The Supreme Court of Georgia and U.S. Supreme Court denied Sallie’s attorney’s requests for a stay of execution Tuesday. Sallie was executed at 10:05 p.m. Tuesday evening. 

Original Story:

On Tuesday night, Georgia plans to carry out its ninth execution of the year, the most since the U.S. Supreme Court reinstated the death penalty in Gregg v. Georgia in 1976.

 

At the same time, new death sentences are getting rarer and rarer. It’s been more than two years since a Georgia jury handed one down.

 

Getting inside the state’s capital punishment contradiction, means getting inside the cases of the condemned. 

 

Grant Blankenship / GPB

Wildfires continue to burn all across the hills of north Georgia. 

 

The U.S. Forest Service is fighting the state’s largest fires: they’re burning tens of thousands of acres in the Chattahoochee National Forest.

 

Georgia has to fight the fires on state and private land, and hundreds of personnel from multiple agencies are working around-the-clock to contain them.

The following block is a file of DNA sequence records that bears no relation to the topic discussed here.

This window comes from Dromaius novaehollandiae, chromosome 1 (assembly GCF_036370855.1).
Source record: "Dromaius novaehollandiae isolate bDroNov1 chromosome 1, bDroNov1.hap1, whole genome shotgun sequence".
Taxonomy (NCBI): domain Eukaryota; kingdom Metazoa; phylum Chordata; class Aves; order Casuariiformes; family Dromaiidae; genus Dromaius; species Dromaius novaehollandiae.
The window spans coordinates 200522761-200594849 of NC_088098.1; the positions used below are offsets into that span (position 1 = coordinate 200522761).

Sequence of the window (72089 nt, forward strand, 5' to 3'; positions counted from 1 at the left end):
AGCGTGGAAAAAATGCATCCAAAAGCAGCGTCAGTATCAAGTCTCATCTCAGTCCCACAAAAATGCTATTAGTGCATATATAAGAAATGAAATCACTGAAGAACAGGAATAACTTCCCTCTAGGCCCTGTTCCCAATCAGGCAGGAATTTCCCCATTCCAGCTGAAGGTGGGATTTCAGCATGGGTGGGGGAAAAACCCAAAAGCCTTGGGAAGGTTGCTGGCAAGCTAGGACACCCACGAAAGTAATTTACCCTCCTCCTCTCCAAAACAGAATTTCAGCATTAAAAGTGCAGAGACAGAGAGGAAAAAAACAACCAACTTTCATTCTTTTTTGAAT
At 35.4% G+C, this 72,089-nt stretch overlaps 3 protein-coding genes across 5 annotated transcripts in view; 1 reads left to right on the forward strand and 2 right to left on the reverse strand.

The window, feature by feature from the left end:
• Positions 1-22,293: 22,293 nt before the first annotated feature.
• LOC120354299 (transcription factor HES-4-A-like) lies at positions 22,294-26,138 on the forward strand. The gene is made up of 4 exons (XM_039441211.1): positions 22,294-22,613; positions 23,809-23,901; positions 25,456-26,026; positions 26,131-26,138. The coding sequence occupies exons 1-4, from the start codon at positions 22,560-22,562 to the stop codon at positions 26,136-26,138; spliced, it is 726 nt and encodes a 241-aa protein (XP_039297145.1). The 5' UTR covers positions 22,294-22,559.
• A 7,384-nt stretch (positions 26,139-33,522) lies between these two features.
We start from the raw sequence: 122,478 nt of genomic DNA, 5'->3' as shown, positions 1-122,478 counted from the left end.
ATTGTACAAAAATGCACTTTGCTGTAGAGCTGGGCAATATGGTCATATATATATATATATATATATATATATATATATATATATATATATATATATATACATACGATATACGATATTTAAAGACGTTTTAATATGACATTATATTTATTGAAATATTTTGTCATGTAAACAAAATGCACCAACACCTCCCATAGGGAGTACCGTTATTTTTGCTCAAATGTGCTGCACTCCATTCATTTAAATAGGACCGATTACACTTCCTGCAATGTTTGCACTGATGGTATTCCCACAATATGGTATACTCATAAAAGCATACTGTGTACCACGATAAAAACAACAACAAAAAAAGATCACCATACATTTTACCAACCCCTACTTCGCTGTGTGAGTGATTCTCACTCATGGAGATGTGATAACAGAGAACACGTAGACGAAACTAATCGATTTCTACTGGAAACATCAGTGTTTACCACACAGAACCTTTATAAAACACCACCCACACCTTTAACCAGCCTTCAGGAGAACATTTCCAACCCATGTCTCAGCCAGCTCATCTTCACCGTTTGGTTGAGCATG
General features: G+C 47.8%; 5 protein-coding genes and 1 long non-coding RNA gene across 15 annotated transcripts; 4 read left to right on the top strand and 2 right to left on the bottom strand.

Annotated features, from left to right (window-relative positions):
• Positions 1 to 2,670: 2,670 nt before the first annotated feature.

Some of the larger fires have burned for weeks, but smaller fires pop up every day, seemingly out of nowhere. That’s what happened recently on Ryo Mountain just outside of Fairmount in Gordon County.

Sam Whitehead / GPB

Georgia’s multi-billion dollar agriculture industry needs water, but farmers who rely on the Flint River could soon face drastic water restrictions.

Right now, Florida is suing Georgia in the U.S. Supreme Court. The case is just one part of Georgia’s decades-long three-way water war with Alabama and Florida.

The outcome won’t mean an end to the water fight, but it could result in a cap on how much water farmers in southwest Georgia can pull from the Flint.

In the meantime, farmers are looking for new ways to use less water, and some are turning to big data to find solutions.

Sam Whitehead / GPB

What would you do to keep from sitting in traffic?

Drivers on a stretch of I-85 north of Atlanta confront that question each time they pass a set of limited access toll lanes

The idea is simple: pay the toll, and move faster. The worse the traffic, the higher the toll.

But toll prices are rising, and that's raising questions about the true costs and benefits of the system just as the state builds similar lanes around metro Atlanta.

Sam Whitehead / GPB

Gwinnett County isn’t all white, but its county commission is and always has been.

 

The county has undergone a radical demographic transition in recent decades, but the Gwinnett Board of Commissioners has never had a non-white member.

That could change this year.